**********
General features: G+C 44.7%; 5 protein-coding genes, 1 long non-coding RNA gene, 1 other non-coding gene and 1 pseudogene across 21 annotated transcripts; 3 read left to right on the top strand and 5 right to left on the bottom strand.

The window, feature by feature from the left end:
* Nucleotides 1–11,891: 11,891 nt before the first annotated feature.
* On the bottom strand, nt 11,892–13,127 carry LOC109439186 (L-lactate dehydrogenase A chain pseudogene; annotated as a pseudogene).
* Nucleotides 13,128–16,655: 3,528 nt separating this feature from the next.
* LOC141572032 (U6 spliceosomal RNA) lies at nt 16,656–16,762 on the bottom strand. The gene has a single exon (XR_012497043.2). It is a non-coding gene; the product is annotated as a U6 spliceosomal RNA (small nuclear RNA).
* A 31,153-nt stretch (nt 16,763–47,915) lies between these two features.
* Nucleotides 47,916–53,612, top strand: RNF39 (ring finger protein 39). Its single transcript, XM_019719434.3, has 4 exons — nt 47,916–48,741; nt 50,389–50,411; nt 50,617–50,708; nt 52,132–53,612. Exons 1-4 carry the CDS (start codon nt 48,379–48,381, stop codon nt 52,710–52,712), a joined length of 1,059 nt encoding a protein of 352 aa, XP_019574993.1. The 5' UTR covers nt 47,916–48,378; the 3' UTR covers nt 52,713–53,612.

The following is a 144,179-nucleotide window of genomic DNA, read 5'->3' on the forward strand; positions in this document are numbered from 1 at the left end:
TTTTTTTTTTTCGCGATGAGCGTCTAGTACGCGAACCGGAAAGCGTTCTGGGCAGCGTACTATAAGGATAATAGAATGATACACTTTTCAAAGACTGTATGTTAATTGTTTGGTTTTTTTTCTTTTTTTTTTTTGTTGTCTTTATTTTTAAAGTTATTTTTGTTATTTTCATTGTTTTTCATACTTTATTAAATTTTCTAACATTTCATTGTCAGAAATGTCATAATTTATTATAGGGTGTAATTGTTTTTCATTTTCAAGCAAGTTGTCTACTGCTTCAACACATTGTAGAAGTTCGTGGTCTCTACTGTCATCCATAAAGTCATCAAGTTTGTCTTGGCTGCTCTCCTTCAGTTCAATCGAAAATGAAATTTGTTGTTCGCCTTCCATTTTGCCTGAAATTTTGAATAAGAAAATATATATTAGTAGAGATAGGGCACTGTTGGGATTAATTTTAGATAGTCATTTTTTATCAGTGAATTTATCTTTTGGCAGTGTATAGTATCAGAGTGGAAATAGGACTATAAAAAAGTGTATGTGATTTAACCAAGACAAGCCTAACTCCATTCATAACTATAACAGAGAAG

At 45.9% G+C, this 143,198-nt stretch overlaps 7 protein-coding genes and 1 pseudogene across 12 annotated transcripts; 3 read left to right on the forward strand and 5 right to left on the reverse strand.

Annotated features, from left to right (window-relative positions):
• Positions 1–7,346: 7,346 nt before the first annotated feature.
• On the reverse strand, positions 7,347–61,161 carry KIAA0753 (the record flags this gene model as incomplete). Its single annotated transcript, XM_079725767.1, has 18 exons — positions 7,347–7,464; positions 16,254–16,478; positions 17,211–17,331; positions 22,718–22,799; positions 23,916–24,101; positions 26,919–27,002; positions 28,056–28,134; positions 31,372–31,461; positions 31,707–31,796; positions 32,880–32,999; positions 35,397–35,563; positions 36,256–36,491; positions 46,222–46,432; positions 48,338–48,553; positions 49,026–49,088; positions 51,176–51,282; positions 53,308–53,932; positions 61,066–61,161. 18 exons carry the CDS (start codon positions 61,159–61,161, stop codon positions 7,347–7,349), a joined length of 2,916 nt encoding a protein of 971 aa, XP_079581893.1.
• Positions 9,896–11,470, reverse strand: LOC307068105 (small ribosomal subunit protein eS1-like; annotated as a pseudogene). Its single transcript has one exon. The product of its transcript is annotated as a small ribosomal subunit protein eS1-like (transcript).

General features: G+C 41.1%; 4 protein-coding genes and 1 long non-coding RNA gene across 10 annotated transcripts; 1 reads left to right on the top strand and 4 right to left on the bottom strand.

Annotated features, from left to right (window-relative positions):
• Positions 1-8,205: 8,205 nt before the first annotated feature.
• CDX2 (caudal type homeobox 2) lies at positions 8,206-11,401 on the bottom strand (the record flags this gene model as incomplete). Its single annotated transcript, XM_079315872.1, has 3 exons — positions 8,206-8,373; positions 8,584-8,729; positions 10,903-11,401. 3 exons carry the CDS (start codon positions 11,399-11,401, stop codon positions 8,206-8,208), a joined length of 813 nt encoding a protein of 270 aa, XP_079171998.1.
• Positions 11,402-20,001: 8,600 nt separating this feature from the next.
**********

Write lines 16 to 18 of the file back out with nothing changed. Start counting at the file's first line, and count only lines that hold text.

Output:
General features: G+C 41.1%; 4 protein-coding genes and 1 long non-coding RNA gene across 10 annotated transcripts; 1 reads left to right on the top strand and 4 right to left on the bottom strand.

Annotated features, from left to right (window-relative positions):
• Positions 1-8,205: 8,205 nt before the first annotated feature.